Police Scotland is backing a UK-wide campaign to encourage the public to report suspicious behaviour and activity in a bid to prevent terrorism and save lives.
The call to action is part of the second phase of the ACT – Action Counters Terrorism – initiative, led by Counter Terrorism Policing, a collaboration of UK police forces working alongside intelligence agencies.
Research carried out by CT Policing suggests that three-quarters (75 per cent) of people who live in Scotland are concerned about terrorism. Two thirds (66 per cent) of people in the UK say they have become more concerned over the past year.
But while 82 per cent said they would report suspicious behaviours to police, many are unclear exactly what they should be looking for.
The campaign features a 60-second film based on real-life foiled plots. It shows examples of terrorist-related suspicious activity and behaviour, as well as attack planning methodology.
Some examples of suspicious activity or behaviour could potentially include:
- Hiring large vehicles for no obvious reason
- Buying or storing a large amount of chemicals, fertilisers or gas cylinders for no obvious reasons
- Taking notes or photos of security arrangements or inspecting CCTV cameras in an unusual way
- Looking at extremist material, or sharing and creating content that promotes or glorifies terrorism.
- Anyone who goes away travelling for long periods of time but is vague about whereSomeone carrying out suspicious or unusual bank transactions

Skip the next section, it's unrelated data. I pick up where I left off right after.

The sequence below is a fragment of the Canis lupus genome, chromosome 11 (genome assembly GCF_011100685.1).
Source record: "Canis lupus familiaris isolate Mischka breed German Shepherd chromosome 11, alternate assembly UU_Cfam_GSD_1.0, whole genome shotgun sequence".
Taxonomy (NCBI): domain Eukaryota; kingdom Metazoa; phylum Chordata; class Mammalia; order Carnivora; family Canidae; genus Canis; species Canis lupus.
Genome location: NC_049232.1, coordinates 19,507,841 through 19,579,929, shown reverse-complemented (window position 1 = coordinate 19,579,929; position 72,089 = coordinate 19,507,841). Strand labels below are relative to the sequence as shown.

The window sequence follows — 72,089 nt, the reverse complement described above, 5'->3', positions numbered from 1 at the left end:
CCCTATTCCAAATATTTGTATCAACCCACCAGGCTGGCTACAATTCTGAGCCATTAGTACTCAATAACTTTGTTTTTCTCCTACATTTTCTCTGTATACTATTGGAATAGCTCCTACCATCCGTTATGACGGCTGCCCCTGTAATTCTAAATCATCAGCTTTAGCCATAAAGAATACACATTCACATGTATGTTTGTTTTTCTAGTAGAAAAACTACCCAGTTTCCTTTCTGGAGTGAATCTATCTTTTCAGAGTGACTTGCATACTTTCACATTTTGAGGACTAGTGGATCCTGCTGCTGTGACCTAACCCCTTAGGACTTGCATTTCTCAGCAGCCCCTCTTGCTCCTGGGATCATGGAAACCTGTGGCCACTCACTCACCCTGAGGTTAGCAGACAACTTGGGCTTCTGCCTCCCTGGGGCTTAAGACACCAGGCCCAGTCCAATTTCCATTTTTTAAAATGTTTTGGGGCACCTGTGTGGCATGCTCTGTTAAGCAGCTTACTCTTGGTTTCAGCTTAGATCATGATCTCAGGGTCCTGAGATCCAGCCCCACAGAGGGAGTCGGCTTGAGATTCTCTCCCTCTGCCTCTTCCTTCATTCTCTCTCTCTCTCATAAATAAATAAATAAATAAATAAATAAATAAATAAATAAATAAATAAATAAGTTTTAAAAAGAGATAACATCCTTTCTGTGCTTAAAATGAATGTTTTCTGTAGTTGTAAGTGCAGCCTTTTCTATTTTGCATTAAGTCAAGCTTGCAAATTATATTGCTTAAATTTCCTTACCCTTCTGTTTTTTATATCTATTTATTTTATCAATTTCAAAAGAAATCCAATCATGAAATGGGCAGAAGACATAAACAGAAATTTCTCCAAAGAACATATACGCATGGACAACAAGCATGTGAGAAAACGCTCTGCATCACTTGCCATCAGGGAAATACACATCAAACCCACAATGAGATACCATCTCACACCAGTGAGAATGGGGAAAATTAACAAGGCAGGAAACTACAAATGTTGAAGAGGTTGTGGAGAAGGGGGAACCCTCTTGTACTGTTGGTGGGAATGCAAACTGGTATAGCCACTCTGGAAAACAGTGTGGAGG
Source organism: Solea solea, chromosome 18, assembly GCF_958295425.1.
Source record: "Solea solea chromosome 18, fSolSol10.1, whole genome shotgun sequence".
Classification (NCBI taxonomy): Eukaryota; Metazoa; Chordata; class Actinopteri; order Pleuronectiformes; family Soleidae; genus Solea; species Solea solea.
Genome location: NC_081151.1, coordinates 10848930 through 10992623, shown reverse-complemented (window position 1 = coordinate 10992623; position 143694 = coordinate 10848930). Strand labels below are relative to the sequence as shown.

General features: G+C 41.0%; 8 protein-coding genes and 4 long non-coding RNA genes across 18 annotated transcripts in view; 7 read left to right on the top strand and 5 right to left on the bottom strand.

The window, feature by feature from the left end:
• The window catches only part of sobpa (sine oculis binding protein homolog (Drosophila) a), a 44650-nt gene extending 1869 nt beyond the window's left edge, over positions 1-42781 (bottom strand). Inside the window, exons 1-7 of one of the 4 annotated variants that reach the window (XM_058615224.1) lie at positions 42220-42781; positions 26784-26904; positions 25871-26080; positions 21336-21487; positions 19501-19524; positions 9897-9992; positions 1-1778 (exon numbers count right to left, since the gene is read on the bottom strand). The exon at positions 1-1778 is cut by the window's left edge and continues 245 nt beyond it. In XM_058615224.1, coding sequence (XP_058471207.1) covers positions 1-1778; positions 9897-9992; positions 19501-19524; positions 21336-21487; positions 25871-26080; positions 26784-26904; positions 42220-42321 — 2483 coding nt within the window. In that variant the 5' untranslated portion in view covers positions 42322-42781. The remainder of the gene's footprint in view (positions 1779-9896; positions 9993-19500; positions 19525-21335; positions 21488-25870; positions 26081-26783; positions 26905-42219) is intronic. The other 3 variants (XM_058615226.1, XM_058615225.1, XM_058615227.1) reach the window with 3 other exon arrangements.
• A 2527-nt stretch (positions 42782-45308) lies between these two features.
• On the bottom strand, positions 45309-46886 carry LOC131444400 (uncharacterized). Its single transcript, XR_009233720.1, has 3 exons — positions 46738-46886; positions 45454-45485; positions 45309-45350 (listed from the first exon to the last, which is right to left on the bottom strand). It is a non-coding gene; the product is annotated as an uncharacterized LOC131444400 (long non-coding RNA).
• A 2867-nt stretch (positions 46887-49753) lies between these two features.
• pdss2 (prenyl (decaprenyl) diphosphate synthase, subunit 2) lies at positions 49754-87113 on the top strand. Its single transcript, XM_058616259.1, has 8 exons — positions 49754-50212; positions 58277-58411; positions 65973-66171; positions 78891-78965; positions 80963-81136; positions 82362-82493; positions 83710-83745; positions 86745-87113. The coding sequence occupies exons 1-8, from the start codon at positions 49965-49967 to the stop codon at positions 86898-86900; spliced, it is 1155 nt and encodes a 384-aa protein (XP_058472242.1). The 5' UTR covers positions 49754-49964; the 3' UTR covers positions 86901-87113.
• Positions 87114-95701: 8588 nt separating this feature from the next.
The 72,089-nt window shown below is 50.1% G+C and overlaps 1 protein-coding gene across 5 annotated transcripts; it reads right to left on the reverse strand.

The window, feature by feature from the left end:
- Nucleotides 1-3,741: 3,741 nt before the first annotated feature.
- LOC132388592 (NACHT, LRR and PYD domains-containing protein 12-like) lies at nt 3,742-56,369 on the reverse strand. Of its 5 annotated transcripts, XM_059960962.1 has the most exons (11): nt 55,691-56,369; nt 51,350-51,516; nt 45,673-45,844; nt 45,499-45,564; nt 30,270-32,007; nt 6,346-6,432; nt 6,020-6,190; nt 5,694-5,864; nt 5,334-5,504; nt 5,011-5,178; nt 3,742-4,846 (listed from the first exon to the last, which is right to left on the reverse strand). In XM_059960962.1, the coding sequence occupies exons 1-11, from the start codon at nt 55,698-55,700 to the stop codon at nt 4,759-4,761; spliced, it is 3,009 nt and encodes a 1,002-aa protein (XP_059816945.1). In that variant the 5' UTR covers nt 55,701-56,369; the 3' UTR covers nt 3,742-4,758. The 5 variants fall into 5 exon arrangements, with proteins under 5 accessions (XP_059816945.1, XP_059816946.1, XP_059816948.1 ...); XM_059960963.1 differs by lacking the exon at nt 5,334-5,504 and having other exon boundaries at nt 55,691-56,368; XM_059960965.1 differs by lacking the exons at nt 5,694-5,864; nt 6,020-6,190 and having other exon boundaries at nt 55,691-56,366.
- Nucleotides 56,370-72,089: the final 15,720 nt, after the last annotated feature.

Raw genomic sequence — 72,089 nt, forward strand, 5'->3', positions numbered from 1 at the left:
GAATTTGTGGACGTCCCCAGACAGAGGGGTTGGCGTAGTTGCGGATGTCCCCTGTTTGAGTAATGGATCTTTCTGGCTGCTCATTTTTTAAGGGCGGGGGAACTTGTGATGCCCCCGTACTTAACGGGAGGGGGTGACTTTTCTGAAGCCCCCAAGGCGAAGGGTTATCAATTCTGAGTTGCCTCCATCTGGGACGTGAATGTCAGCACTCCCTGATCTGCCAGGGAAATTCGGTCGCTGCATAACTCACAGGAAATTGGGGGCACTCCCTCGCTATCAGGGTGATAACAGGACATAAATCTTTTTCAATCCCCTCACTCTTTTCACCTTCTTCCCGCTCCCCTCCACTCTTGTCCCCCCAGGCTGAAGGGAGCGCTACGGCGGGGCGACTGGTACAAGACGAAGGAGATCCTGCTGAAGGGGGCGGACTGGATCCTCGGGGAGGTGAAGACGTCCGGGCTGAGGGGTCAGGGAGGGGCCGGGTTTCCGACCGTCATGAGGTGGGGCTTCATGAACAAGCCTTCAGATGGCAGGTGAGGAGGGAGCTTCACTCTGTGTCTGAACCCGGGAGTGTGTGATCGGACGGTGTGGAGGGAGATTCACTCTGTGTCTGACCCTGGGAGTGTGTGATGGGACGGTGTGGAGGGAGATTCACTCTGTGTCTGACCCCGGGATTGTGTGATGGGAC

Assistant Chief Constable Steve Johnson said: “We work tirelessly with security partners to identify and thwart the terrorist threat.
“But the public can also play a crucial role in helping to keep communities safe and we would encourage anyone with suspicions to report their concerns.
“We want to provide people with all the necessary information they need to help them identify suspicious activity and, more importantly, keep themselves safe and secure.
“Any piece of information could be vital in helping the police prevent terrorism and save lives. That cooperation between police and the public is Scotland’s greatest defence against the terrorist threat.”
Justice Secretary Michael Matheson said: “Public vigilance is key to help Police Scotland keep our communities safe from terror threats. I very much welcome this campaign which highlights a number of ways in which members of the public can spot suspicious activity and how to make the authorities aware.
“I would urge the public to note the kinds of activity to be on the lookout for. Anyone who feels they may have witnessed and anyone who feels they have witnessed suspicious behaviour should report it immediately.”
Anyone who wishes to report suspicious behaviour or activity can do so by calling Police Scotland on 101 or 999 in an emergency, or via the online tool at gov.uk/ACT.